The federal government will announce an oil and gas emissions cap framework on Thursday, a senior government official told CBC News.
Officials said the framework would be implemented through a cap-and-trade system. The draft regulations are expected to be finalized by mid-2024, one source said.
Environment Minister Stephen Guilbeault and Natural Resources Minister Jonathan Wilkinson are expected to jointly announce the cap plan. The news was first reported by the Globe and Mail and the Canadian Press.
A cap-and-trade system allows companies to buy and sell a limited number of allowances or permits. The number of these permits may decrease over time to reflect emissions caps. Another option Ottawa was considering was raising carbon prices in the oil and gas sector.
Court case forces Ottawa to reconsider emissions caps
Officials did not say where the megaton cap would be set. One source said this would fall short of the sector’s original 2030 target of cutting emissions by 42% below 2019 levels. Another source said the new plan would set a range rather than a single cap.
One source said the government is aiming to lower the target to avoid legal and constitutional disputes with the states. Guilbeault said last week that two recent court decisions that forced Ottawa to be more careful about climate policies that affect the province have forced the federal government to reconsider its emissions cap plan.
The first was a Supreme Court ruling that found federal laws governing environmental impact assessments intruded into provincial jurisdiction by applying to some projects that were supposed to be outside of Ottawa’s control.
The second is a federal court ruling revoking Environment Canada’s “hazardous” designation of all plastic products. The court said the category of plastic products was too broad for a single designation. The decision also touched on the division of powers between the federal and state states.
“The courts have told us that the federal government can certainly intervene when it comes to pollution issues, including climate pollution, but we have to be very careful not to interfere with state jurisdiction,” Guilbeault said last week. Stated.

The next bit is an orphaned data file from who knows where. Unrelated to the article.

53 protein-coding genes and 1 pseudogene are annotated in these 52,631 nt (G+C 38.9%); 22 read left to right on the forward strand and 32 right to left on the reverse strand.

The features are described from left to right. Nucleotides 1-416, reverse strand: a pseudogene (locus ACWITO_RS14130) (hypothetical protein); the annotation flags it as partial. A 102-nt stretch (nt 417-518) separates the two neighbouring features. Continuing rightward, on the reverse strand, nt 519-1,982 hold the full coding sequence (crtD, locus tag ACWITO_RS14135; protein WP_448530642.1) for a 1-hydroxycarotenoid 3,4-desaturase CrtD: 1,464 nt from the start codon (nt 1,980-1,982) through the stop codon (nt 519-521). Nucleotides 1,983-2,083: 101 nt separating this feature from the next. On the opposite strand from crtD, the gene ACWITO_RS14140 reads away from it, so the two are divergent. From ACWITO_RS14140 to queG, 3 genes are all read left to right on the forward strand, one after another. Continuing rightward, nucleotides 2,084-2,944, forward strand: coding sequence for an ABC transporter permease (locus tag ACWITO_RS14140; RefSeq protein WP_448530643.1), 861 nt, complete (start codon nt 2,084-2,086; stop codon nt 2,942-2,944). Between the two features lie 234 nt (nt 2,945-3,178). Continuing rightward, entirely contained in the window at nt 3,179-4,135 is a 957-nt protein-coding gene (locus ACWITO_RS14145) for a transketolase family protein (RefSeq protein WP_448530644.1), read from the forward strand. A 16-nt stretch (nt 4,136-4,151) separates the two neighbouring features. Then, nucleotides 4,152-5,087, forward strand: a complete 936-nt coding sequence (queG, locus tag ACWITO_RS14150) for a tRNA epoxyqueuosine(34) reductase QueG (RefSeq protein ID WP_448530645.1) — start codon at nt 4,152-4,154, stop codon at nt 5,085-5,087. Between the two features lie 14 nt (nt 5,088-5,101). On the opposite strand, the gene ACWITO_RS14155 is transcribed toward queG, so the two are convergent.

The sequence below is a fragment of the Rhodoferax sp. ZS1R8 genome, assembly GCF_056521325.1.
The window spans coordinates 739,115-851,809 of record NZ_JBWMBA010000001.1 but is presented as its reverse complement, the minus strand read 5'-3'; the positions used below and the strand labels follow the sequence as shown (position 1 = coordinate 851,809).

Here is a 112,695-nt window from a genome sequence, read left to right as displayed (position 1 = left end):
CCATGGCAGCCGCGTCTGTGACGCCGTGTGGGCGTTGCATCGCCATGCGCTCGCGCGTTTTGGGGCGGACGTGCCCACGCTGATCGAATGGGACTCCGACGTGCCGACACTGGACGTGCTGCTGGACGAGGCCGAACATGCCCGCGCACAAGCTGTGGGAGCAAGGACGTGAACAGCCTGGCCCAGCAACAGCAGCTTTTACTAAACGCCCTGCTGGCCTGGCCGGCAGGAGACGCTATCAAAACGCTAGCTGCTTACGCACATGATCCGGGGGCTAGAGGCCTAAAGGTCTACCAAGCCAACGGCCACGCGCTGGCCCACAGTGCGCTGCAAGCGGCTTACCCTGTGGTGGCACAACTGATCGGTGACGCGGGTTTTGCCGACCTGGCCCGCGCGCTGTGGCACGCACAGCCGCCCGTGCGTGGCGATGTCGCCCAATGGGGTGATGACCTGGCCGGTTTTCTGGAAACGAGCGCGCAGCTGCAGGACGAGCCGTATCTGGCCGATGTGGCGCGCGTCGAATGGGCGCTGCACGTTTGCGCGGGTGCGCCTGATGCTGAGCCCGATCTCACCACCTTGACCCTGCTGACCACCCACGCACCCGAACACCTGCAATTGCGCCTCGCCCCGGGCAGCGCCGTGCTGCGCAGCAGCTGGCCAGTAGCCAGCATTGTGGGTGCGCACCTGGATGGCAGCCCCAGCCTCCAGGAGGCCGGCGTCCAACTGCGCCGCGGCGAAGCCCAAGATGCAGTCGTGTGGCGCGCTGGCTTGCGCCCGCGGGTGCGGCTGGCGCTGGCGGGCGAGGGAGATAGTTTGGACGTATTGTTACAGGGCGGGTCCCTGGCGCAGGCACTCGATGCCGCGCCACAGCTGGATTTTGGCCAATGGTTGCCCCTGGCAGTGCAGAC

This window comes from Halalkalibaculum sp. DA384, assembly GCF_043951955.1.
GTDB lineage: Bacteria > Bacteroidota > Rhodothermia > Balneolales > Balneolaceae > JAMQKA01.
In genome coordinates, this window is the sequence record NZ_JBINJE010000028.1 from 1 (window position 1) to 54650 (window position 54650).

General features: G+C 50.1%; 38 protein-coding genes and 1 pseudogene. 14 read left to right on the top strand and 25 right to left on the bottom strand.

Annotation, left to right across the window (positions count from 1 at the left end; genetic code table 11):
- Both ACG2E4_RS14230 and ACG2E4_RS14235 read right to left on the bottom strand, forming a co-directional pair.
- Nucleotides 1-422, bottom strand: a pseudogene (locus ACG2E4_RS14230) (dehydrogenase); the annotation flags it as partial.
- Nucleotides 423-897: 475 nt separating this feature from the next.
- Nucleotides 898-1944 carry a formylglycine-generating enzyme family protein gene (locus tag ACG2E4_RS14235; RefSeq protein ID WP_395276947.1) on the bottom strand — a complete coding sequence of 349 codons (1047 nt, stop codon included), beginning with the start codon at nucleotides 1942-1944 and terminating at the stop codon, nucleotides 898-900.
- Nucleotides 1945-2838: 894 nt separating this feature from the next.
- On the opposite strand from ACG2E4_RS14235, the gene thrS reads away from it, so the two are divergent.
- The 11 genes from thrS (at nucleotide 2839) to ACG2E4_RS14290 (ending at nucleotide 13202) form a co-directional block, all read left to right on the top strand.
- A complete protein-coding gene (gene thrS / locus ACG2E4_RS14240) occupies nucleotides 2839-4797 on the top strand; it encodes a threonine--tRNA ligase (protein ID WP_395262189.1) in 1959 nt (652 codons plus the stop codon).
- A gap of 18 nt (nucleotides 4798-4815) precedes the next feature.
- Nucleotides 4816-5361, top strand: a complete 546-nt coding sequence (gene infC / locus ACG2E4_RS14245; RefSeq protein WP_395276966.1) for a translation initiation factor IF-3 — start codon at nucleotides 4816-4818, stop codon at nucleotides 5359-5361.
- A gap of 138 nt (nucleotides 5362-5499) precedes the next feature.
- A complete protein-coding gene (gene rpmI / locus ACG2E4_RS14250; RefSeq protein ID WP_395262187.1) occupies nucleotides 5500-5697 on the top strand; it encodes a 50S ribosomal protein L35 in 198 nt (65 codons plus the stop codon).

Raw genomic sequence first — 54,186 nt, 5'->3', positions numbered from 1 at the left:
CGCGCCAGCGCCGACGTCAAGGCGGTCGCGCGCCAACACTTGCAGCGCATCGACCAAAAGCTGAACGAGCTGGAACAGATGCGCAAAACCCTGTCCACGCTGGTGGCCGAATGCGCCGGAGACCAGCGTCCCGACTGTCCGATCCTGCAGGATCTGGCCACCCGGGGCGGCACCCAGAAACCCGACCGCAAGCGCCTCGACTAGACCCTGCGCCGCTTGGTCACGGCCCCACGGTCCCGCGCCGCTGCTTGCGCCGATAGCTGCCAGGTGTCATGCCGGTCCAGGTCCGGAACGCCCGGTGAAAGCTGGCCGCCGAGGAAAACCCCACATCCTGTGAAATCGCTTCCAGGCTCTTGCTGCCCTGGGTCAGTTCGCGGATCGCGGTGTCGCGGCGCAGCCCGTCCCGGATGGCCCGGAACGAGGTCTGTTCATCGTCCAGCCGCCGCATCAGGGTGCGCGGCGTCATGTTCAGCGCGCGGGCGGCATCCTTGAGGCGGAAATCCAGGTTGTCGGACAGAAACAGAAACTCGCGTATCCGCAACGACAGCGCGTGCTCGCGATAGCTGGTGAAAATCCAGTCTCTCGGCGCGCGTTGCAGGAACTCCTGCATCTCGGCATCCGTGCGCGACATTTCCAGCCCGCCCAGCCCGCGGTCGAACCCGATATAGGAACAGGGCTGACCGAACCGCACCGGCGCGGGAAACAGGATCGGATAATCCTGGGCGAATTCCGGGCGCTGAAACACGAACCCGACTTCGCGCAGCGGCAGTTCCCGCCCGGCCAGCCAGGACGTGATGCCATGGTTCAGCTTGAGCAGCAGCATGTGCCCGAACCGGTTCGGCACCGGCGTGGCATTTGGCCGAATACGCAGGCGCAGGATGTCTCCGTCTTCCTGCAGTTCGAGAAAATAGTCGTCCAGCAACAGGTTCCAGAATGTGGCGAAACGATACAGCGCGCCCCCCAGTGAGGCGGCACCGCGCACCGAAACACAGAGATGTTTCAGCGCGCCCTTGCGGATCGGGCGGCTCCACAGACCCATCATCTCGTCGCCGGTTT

The plan will include a number of compliance options, including purchasing carbon credits and participating in decarbonization funds. Companies will have to pay into the fund if they exceed the emissions cap. One government official said the money could be used to fund green transition projects.
Mr Wilkinson told reporters ahead of question period on Wednesday that the scheme would not be introduced immediately and the government would give industry time to adjust.
“It will take some time to implement, but greenhouse gas emissions from the oil and gas sector will be significantly reduced by 2030,” he said. He did not go into details about the plan.
Guilbeault is currently in Dubai attending the 2023 United Nations Climate Change Conference, known as COP28.
The federal government has vowed to reduce carbon dioxide emissions by at least 40 percent below 2005 levels by 2030. The federal environment commissioner said last month that Ottawa: Not on track to achieve that goal.
Alberta Premier says federal government asked him to sign NDA
Meanwhile, Alberta Premier Danielle Smith said the federal government asked her and her team to sign a non-disclosure agreement before considering a preview copy of Ottawa’s plan.
“They asked us if we were willing to sign a nondisclosure agreement and what they were going to impose on us,” Smith said in an interview on CBC News Network that aired Wednesday. power politics.
“Does that sound like cooperative federalism to you? Because it certainly doesn’t sound like that to me,” she told host David Cochran.
Federal government officials told CBC News it is normal government practice to require interested parties to sign non-disclosure agreements before allowing research into something as important as an emissions cap plan. Told.
Smith, who is also in Dubai for COP28, told CBC News she did not sign the agreement. Asked why he thought he was asked to sign the agreement, he said Ottawa “doesn’t respect our jurisdiction.”
“They should work together with us because this is very important and has a huge impact on the development of our resources,” she said.
Smith has said in the past that his government plans to oppose Ottawa’s pending restrictions. He said Ottawa’s plan won’t allow the industry to adapt in time without forcing production cuts.
One federal government official said the cap Ottawa plans to announce is “the highest amount technically achievable without impacting production.”